To others it might just be clothing, but for the member of the ethnicity or subculture it might be a play at gaining some security, and when it is coopted by people who don’t care or are threats to that security it is an unwelcome coopting.

    However, Sal, you have always seemed to be very respectful of ethnic and subcultural dress. I have never seen you wearing a feather headdress or a misfits t-shirt.

    Anyone has the freedom to wear whatever they want, and others also have the freedom to think it is rude or uncool. I appreciate that you have more cultural sensitivity than many others out there ๐Ÿ™‚

  23. rb

    I grew up in an area with “real” cowboys and cowgirls. So-called Drugstore Cowboys wore Stetsons and elaborate cowboy boots. Real cowboys (typically sons of ranchers) wore John Deere caps, wranglers and waffle-soled work boots. Their sisters who were cowgirls dressed similarlty, though most of them didn’t actually work the ranch with their brothers, so they were more likely to wear Jordache like the rest of us. (Showing my age here.)

    So, what I’m saying is, if you want to wear a Stetson and some hand-tooled cowboy boots, go for it. No one in the know will think you’re really a cowgirl. ๐Ÿ™‚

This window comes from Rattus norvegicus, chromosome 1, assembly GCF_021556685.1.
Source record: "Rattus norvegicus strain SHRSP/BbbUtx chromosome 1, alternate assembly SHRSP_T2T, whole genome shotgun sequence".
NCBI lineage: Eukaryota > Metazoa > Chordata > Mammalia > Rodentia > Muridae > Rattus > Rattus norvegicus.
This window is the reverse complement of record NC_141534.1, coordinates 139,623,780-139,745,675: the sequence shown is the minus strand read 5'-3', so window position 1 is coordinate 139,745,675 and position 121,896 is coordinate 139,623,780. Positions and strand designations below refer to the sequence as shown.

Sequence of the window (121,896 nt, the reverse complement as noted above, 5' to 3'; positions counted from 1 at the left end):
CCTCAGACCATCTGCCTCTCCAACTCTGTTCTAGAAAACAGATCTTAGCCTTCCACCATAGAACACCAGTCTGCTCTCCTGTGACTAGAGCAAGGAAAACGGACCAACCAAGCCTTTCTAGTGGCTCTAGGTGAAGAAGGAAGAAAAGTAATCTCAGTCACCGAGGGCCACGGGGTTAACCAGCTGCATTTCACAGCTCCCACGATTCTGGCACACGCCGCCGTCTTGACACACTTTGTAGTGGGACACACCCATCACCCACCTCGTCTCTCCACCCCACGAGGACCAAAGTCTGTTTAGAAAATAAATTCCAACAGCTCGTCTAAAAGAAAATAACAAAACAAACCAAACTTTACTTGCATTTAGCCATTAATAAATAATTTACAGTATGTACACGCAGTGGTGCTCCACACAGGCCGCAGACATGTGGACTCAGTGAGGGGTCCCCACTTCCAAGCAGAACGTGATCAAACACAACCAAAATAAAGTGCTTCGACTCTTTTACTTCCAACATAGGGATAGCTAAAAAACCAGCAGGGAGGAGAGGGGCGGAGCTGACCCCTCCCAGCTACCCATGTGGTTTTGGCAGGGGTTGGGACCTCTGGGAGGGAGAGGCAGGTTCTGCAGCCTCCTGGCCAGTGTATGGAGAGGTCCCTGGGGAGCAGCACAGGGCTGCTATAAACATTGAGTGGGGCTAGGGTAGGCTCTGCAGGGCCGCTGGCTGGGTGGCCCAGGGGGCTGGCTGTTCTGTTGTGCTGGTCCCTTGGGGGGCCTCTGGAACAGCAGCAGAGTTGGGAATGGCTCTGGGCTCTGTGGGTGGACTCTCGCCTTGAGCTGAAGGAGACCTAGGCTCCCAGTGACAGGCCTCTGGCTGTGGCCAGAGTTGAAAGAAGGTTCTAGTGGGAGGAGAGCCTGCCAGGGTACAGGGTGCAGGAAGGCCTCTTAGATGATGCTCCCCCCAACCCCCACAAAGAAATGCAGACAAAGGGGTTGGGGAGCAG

• Anne

      Depends on where you live! In some parts of the country (I’ve seen it in Texas and other parts of the Southwest), and in Mexico, cowboy hats and boots are, indeed, worn by cowboys. Also, the fancy Stetsons and hand-tooled boots may not be worn while working on the farm, but they will definitely be on for special occasions (dinners out, bars, even things like weddings!).

  24. Patience

    Great topic! Poseur was a word that got tossed around a lot when I was in college, so I am a little wary of appearing to be one. I sometimes feel like I’m in a costume when I wear the retro style dresses I love, but I really do love those dresses, and they’re not representing any particular religion, interest, or skill set, so can’t really be considered posing outfits.

  25. cinnamonsticks